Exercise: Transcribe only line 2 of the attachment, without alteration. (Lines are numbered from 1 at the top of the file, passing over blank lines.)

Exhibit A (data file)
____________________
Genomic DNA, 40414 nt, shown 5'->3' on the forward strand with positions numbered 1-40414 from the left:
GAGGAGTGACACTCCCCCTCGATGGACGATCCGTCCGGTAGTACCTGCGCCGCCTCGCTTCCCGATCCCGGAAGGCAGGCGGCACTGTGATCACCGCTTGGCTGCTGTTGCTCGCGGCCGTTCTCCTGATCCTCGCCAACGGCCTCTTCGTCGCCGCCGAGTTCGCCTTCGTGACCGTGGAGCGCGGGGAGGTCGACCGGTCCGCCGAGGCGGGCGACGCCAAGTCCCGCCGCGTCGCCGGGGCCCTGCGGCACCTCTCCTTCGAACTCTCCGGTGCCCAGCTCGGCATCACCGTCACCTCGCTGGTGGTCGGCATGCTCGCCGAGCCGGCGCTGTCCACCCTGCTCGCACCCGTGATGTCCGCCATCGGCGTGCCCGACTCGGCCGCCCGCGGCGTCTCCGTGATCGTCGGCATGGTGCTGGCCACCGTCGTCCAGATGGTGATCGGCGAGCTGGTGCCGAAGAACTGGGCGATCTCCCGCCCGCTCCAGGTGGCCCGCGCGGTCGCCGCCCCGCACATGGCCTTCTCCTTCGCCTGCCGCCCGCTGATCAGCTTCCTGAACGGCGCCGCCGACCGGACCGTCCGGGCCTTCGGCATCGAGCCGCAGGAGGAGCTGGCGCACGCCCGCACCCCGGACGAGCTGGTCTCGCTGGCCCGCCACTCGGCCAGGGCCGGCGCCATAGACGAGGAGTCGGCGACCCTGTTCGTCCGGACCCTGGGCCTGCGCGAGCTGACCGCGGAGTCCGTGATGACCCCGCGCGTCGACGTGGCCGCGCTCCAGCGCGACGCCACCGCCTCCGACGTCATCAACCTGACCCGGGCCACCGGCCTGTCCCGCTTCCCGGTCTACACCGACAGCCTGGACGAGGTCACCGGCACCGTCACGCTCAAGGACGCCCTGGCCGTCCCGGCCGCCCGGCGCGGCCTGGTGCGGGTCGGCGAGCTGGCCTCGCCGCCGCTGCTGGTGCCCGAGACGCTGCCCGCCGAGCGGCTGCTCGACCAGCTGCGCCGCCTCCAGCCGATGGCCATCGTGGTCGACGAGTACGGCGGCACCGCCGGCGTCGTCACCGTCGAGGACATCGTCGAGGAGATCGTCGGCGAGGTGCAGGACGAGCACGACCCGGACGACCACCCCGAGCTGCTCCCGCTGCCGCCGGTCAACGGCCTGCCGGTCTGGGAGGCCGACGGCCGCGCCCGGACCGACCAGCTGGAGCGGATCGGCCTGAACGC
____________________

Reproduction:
GAGGAGTGACACTCCCCCTCGATGGACGATCCGTCCGGTAGTACCTGCGCCGCCTCGCTTCCCGATCCCGGAAGGCAGGCGGCACTGTGATCACCGCTTGGCTGCTGTTGCTCGCGGCCGTTCTCCTGATCCTCGCCAACGGCCTCTTCGTCGCCGCCGAGTTCGCCTTCGTGACCGTGGAGCGCGGGGAGGTCGACCGGTCCGCCGAGGCGGGCGACGCCAAGTCCCGCCGCGTCGCCGGGGCCCTGCGGCACCTCTCCTTCGAACTCTCCGGTGCCCAGCTCGGCATCACCGTCACCTCGCTGGTGGTCGGCATGCTCGCCGAGCCGGCGCTGTCCACCCTGCTCGCACCCGTGATGTCCGCCATCGGCGTGCCCGACTCGGCCGCCCGCGGCGTCTCCGTGATCGTCGGCATGGTGCTGGCCACCGTCGTCCAGATGGTGATCGGCGAGCTGGTGCCGAAGAACTGGGCGATCTCCCGCCCGCTCCAGGTGGCCCGCGCGGTCGCCGCCCCGCACATGGCCTTCTCCTTCGCCTGCCGCCCGCTGATCAGCTTCCTGAACGGCGCCGCCGACCGGACCGTCCGGGCCTTCGGCATCGAGCCGCAGGAGGAGCTGGCGCACGCCCGCACCCCGGACGAGCTGGTCTCGCTGGCCCGCCACTCGGCCAGGGCCGGCGCCATAGACGAGGAGTCGGCGACCCTGTTCGTCCGGACCCTGGGCCTGCGCGAGCTGACCGCGGAGTCCGTGATGACCCCGCGCGTCGACGTGGCCGCGCTCCAGCGCGACGCCACCGCCTCCGACGTCATCAACCTGACCCGGGCCACCGGCCTGTCCCGCTTCCCGGTCTACACCGACAGCCTGGACGAGGTCACCGGCACCGTCACGCTCAAGGACGCCCTGGCCGTCCCGGCCGCCCGGCGCGGCCTGGTGCGGGTCGGCGAGCTGGCCTCGCCGCCGCTGCTGGTGCCCGAGACGCTGCCCGCCGAGCGGCTGCTCGACCAGCTGCGCCGCCTCCAGCCGATGGCCATCGTGGTCGACGAGTACGGCGGCACCGCCGGCGTCGTCACCGTCGAGGACATCGTCGAGGAGATCGTCGGCGAGGTGCAGGACGAGCACGACCCGGACGACCACCCCGAGCTGCTCCCGCTGCCGCCGGTCAACGGCCTGCCGGTCTGGGAGGCCGACGGCCGCGCCCGGACCGACCAGCTGGAGCGGATCGGCCTGAACGC